The impact in FY 18 would be minimal. New facilities (not yet operational) are not built into the budget. The impact would be in later fiscal years when other facilities drop off. The impact would “stop the growth” of the credits taken.

OCPA Claimed Savings – $15M

FY 18 Revenue – $0*

Cap Zero Emission Tax Credit Liability Payout at $15 million Annually Effective July 1, 2017

Assuming the cap applies per tax year beginning with tax year 2016 claims that are filed in FY 18, the impact would be a gain of approximately $50 million, however that could bring a substantial risk of litigation. If the cap begins with tax year 2017, the impact for FY 18 would be $0*.

OCPA Claimed Savings – $50M

FY 18 Revenue – $0*

Cap Ad Valorem Reimbursement for Wind at $15 million Effective July 1, 2017

Capping the ad valorem reimbursement would violate the Oklahoma Constitution unless done by a vote of the people, which would push back the impact past FY 18 if it were to be approved. The exemption is in the constitution as well as the obligation to reimburse the counties for the lost revenue.

OCPA Claimed Savings – $15M

FY 18 Revenue – $0*

Repeal Sales Tax Exemption on Wind Turbine Sales Effective July 1, 2017

According to the Oklahoma Tax Commission, there would be a state sales tax impact of $45,000 per turbine. In doing analysis for SB 96, the tax commission projected 115 turbines sold in FY 18 for a total state sales tax impact of $5,175,000.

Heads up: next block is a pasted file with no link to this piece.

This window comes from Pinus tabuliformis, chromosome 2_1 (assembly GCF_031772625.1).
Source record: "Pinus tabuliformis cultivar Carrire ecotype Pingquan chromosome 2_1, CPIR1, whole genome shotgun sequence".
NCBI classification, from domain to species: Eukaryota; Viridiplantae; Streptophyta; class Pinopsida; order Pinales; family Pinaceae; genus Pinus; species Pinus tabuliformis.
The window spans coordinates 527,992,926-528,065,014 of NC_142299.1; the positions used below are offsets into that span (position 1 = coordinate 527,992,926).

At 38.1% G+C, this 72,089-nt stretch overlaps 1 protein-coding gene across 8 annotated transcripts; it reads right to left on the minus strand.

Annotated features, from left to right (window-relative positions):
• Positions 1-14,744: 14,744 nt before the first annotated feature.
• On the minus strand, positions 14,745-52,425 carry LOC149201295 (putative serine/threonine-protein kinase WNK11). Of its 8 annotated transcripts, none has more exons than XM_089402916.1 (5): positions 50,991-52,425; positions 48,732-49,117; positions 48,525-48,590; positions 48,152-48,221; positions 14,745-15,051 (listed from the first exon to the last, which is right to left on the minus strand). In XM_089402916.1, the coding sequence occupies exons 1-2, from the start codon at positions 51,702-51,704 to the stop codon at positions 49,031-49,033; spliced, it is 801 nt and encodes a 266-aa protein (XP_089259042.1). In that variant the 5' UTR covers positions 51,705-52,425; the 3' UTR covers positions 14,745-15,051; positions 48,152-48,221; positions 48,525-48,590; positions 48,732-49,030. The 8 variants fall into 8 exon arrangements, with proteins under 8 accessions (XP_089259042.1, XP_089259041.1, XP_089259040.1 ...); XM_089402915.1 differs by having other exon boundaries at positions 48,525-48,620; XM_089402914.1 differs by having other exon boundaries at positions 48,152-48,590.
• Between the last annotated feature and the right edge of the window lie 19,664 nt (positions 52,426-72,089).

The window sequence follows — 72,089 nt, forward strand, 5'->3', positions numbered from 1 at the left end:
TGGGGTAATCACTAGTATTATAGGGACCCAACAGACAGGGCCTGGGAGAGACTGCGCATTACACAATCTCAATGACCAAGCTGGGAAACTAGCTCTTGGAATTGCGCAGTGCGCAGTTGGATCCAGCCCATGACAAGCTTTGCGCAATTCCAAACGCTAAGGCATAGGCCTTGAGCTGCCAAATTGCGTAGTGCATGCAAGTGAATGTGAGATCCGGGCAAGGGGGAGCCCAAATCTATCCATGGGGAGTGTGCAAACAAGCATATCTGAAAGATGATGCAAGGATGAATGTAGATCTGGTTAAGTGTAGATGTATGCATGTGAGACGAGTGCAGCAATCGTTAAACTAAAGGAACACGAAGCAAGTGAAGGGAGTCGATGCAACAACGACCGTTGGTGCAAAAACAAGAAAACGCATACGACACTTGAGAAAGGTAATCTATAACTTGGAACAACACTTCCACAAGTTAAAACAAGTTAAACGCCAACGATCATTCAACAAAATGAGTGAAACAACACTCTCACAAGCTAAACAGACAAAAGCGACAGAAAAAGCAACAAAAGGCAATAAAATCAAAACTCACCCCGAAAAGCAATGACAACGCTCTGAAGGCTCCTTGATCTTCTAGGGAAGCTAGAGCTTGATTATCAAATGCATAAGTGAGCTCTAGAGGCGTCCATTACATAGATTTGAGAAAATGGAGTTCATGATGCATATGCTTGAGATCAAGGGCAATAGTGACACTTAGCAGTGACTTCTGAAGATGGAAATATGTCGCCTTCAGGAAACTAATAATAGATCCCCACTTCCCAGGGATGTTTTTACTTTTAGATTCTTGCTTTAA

OCPA Claimed Savings – $40M

FY 18 Revenue – $5.2M*

Repeal the “Hollywood Subsidy” Film Incentive Effective July 1, 2017

The legislatively created Incentive Evaluation Commission reviewed this incentive last year and made the same recommendation for lawmakers to consider.

OCPA Claimed Savings – $5M

FY 18 Revenue – $5M

Tobacco Settlement Reforms

Much of the TSET language is in the Oklahoma Constitution. In FY 16, $57 million was the deposit to the trust fund after legislative and attorney general apportionment. Changing the process would likely require a vote of the people and any funds wouldn’t be available until at least FY 20.

OCPA Claimed Savings – $57M

FY 18 Revenue – $0


OCPA Claimed Savings – $413M

FY 18 Revenue – $12.6M to $45.4M

*Source: Oklahoma Tax Commission

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  1. Vernon Woods, 28 February, 2017

    Mary’s normal smoke and mirror ruse. How much sales tax revenue will be generated by doggie and people hair cuts?

    And, I suspect we’ll be paying another 5 bucks next year for new readable license tags – another Mary folly.

  2. Al Broderick, 28 February, 2017

    I notice a line similar to “doesn’t create revenue, it just avoids spending” throughout Gov. Fallin;s response. I guess they don’t get that cutting spending is another way to close a budget gap? Several of these ideas help to get the bureaucracy under control, as opposed to Fallin/Doerflinger wanting to fleece the taxpayers and feed an inefficient bureaucracy.

  3. MuskogeePolitico: No waste left? Agencies spend on Facebook ‘likes’, social media ads – OKG News, 22 November, 2017

    […] estimated it at about $30M, while Fallin's favorite bureaucrat (Preston Doerflinger) said there is no "swag" spending at all… but the Governor's estimate in her executive order […]